- Fear of weight gain.
In my experience as a diet coach to >500 endurance athletes over the past several years, those who fuel their workouts most optimally, tend to lose weight the easiest. Those who don’t fuel well tend to suffer from binges that derail weight loss goals or cause unintentional weight gain.
- Fear of sugar.
Sugar is used a LOT differently during training than during rest. There are no insulin or inflammation concerns with high intra-workout carb consumption. Muscle sensitivity to carbs is increased 100-fold during and immediately after endurance exercise. Elevated blood sugar during training is the goal!
Here are some better reasons that your training nutrition might look different from your race day:
Time in short supply. Time taken to prep would take away from time spent training, sleeping, working, or time spent with loved ones, and is outweighed by those losses. This only applies if training less than ~5 hr/wk. If training >5 hr/wk, take a few minutes from training time to fuel.
Your race is <90 minutes. If this is the case, then you should probably be consuming more intra-carbs on training days than in racing because of the slight tradeoffs in performance coming from the effort of carrying and consuming anything while racing. You’ll probably have a few sessions >90 minutes in training, where higher-than-race carb intake rates are optimal.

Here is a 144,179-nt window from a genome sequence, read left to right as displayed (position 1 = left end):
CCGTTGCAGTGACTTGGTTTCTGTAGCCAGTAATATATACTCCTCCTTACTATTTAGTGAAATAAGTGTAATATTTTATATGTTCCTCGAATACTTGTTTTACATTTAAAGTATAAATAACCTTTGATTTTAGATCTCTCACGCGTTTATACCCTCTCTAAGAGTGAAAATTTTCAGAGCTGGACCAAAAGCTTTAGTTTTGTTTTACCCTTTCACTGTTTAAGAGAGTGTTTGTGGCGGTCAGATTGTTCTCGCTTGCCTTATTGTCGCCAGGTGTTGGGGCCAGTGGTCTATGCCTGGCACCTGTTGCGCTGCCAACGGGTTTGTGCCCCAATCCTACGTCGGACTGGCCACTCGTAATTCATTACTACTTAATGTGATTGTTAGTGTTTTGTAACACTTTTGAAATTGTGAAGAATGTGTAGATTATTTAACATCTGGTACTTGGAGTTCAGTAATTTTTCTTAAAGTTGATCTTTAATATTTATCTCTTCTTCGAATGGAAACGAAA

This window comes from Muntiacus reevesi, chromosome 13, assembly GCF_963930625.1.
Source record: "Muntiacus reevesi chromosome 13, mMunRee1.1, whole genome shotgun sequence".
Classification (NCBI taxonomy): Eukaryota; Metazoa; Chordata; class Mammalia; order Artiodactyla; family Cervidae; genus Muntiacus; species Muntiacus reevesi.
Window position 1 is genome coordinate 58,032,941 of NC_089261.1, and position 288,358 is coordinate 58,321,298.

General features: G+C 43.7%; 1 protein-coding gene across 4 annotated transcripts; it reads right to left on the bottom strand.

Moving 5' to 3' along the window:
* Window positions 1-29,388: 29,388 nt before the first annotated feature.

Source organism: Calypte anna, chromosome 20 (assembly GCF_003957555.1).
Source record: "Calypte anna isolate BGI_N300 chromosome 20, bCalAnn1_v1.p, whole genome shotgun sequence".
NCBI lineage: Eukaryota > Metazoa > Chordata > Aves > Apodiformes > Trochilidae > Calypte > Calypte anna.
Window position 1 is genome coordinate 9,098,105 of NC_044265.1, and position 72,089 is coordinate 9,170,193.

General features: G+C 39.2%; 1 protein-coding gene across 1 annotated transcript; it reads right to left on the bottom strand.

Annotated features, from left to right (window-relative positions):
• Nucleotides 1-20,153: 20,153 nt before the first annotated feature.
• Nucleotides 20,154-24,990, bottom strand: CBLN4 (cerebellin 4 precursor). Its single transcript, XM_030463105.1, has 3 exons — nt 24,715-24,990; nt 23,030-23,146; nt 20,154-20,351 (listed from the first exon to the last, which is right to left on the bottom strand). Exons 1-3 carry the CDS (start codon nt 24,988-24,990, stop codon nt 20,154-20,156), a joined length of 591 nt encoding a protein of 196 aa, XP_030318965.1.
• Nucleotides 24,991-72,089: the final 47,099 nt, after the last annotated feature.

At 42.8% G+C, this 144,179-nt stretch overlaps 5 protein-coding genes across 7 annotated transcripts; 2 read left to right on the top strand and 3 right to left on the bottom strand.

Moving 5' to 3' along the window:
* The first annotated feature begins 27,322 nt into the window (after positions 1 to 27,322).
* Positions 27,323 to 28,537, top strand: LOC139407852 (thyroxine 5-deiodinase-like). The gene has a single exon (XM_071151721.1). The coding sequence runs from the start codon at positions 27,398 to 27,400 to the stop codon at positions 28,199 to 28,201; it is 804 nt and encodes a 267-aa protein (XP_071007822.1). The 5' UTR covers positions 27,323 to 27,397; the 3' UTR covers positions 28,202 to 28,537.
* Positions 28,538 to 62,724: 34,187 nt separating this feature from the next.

Your event lasts >8 hours and you never get to train longer than 4-5 hours. If this is the case, there may come a point in your race where you are forced to consume slightly more dilute solutions of carbs and sodium for your gut to tolerate the consumption while you’re in an inevitably dehydrated state. The goal should be to maintain hydration as long as possible in both training and racing, but it’s often possible to target higher carb consumption rates in training sessions lasting 3-5 hours, compared to 8+ hour events. There is no sense in making training sessions suboptimal simply to practice the consumption of more dilute fluids.
You are forced into training before work, but you’ll race after breakfast. In this case, your pre-workout meal may consist of just a few swigs of your intra-workout beverage right before you hop into the workout, whereas on race day, it may make sense to have a solid meal before racing, if the race starts later in the morning. If that is the case, it will behoove you to move mountains in your schedule to get at least a few days of training in while trialing the pre-race meal before some of your longest or hardest training sessions.
- Weight loss is a primary goal, and satiety is an issue. In some cases, limiting intra-workout carb fueling to the minimums listed in the Table of Intra-workout Carb Needs Per Hour of Training shown at the beginning of the article, or even slightly below, during the easiest and/or shortest of endurance training sessions, can be a reasonable strategy for increasing food volume and improving satiety during fat loss diet phases. Use this approach as a last resort and monitor closely for hypoglycemia symptoms.
Race like you train, but first, train like you want to race. Perfect practice makes perfect. And when perfection falls apart, you’ll have had loads of similar training experiences to draw upon, come race day.